‘It’s Because of Her Success the Rest of the Hive Succeeds’: The American Honey Queen Program and Women’s Advocacy in Twentieth-Century Apiculture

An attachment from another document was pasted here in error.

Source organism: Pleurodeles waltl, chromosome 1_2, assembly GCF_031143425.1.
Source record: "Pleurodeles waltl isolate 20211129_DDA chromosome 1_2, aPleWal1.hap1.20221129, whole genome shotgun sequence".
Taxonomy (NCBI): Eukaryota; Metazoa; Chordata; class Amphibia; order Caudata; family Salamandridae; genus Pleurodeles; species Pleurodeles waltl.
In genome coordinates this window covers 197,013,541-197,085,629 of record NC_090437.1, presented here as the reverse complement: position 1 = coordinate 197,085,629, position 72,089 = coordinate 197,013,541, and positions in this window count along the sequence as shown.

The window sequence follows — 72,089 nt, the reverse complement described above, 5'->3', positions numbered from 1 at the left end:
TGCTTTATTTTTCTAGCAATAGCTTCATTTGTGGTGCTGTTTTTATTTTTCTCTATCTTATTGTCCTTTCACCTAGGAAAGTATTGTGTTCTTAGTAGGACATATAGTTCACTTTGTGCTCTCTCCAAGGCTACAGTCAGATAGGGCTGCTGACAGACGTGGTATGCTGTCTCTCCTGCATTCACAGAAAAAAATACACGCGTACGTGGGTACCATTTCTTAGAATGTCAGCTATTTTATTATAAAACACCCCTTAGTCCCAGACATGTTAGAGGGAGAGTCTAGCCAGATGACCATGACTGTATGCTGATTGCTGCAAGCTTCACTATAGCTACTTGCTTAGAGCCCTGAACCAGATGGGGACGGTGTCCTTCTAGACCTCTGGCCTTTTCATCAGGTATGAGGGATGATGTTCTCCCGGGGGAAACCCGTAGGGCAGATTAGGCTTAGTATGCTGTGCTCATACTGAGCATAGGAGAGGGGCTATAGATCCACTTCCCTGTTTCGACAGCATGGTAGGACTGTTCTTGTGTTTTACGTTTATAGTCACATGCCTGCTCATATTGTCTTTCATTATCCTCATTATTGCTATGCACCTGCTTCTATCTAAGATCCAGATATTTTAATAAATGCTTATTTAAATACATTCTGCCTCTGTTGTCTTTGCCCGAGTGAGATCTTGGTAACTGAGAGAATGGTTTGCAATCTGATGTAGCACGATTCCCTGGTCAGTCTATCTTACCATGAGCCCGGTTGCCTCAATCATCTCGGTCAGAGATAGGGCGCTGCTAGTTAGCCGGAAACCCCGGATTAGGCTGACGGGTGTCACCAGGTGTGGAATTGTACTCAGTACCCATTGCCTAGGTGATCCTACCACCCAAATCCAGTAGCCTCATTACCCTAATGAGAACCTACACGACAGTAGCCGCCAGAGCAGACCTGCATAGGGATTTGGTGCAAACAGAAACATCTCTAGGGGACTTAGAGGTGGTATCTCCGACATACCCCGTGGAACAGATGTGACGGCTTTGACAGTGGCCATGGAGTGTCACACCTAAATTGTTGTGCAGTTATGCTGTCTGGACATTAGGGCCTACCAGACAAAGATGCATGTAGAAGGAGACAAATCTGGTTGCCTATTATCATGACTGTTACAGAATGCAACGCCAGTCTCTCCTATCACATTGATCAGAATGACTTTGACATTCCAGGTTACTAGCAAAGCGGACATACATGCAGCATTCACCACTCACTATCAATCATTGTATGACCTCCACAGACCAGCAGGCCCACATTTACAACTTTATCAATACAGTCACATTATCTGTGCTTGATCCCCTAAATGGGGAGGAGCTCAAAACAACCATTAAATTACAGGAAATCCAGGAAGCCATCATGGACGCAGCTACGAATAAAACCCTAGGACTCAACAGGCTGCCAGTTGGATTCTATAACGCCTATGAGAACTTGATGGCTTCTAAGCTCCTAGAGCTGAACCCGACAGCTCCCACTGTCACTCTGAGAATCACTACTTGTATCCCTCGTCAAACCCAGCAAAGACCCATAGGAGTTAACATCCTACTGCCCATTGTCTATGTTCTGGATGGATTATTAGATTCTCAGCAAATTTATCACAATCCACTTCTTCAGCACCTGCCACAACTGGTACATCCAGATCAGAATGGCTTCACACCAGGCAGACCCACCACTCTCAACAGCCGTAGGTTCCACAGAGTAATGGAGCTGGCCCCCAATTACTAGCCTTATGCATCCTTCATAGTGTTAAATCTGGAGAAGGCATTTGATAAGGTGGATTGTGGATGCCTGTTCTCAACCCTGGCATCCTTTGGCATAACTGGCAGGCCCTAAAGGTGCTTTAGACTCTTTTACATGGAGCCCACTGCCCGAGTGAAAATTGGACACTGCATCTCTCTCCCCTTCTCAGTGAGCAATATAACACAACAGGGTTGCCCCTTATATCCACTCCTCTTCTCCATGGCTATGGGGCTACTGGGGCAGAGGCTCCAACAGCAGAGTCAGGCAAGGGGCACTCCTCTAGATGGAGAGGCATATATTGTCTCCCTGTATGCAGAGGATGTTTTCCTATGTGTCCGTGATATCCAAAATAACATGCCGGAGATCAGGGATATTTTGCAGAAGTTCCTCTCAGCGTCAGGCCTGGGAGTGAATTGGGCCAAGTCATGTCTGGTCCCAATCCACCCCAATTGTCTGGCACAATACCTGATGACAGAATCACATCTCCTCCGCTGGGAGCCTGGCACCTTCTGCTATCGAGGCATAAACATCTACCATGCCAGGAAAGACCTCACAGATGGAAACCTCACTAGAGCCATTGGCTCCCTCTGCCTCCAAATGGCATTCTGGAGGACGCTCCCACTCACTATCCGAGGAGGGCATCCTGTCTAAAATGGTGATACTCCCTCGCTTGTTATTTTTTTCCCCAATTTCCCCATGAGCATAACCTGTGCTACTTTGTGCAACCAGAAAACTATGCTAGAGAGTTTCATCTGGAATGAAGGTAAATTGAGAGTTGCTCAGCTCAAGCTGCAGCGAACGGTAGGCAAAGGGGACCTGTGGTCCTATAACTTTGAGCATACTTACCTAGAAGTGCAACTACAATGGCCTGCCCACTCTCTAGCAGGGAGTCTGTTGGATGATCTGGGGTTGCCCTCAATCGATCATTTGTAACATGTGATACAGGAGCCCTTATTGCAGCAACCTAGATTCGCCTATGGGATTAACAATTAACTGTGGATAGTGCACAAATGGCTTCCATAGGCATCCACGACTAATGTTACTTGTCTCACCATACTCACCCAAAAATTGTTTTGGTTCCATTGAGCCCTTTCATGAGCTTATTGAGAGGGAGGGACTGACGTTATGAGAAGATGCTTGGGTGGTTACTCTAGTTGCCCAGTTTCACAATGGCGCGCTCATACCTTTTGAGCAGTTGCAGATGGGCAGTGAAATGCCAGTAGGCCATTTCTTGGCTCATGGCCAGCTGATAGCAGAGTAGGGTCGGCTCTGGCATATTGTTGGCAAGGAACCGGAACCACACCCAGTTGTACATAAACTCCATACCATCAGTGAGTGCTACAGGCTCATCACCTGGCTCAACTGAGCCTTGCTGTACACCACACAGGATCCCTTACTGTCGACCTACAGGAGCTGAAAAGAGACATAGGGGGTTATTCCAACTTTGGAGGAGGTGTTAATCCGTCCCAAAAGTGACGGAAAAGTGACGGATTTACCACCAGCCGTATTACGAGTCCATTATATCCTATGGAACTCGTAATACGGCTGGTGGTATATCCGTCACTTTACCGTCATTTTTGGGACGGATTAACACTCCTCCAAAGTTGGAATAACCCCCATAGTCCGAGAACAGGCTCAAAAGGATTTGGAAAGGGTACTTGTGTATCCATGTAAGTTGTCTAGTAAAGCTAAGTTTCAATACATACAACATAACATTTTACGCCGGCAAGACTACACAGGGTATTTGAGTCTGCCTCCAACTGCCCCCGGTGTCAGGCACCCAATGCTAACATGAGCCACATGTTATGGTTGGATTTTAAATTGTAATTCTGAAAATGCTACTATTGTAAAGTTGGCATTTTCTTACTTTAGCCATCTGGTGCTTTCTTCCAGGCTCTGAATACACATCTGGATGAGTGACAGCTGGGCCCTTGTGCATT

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This study examines the foundational decades of the American Beekeeping Federation’s American Honey Queen Program from the 1950s through the 1990s. While women have played vital roles in American apiculture, their achievements are often absent from the histories of the industry. Similarly, rural and agricultural women’s experiences are frequently overlooked or misinterpreted in studies of twentieth-century feminism. The following project serves as a step towards restoring the unique voices of women in the beekeeping industry to these historiographical conversations. This work centers around oral history interviews with six women who participated in the American Honey Queen Program in the latter half of the twentieth century. The interviews were conducted remotely via Zoom in October 2020, and bolster Honey Queen stories recovered from newspapers, agricultural journals, and beekeeping association newsletters. These narrators’ memories reveal how women navigated gendered perceptions of pageantry and femininity to shape and push the boundaries of women’s authority in the beekeeping industry. Ultimately, the history of the American Honey Queen Program illuminates the ingenuity and agency of women in apiculture and demonstrates the fluidity of agricultural feminisms in the late twentieth century.